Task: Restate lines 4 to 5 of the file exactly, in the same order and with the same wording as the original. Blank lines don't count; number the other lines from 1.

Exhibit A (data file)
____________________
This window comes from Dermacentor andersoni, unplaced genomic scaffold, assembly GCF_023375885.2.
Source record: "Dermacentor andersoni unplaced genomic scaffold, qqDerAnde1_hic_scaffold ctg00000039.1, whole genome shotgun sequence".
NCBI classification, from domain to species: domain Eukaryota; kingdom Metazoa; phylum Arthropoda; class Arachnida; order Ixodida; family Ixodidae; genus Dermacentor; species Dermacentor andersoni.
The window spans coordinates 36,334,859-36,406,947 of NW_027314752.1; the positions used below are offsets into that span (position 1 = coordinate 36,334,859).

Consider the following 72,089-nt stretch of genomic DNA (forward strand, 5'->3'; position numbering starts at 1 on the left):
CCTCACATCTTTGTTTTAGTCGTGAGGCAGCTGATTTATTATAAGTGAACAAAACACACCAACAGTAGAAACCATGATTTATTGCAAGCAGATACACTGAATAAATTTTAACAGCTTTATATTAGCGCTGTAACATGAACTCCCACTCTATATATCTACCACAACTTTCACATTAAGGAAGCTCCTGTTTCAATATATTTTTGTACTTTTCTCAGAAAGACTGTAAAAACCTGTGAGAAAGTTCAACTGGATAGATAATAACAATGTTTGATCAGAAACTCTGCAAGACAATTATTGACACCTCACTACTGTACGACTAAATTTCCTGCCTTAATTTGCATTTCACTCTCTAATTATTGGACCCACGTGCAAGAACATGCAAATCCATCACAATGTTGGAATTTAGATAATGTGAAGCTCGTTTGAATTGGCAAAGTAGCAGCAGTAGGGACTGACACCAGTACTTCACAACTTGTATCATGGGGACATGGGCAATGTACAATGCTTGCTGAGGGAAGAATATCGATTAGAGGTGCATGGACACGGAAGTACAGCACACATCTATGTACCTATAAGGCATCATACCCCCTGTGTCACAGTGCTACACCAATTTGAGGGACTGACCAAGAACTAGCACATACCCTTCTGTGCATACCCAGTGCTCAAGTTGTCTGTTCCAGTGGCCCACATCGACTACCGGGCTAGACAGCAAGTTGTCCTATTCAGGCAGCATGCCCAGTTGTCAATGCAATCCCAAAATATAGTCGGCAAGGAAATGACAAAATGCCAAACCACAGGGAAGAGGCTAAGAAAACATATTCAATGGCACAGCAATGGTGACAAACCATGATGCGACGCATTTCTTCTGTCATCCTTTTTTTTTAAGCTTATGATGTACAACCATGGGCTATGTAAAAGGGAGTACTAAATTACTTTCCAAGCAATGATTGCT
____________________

The window spans coordinates 36,334,859-36,406,947 of NW_027314752.1; the positions used below are offsets into that span (position 1 = coordinate 36,334,859).

Consider the following 72,089-nt stretch of genomic DNA (forward strand, 5'->3'; position numbering starts at 1 on the left):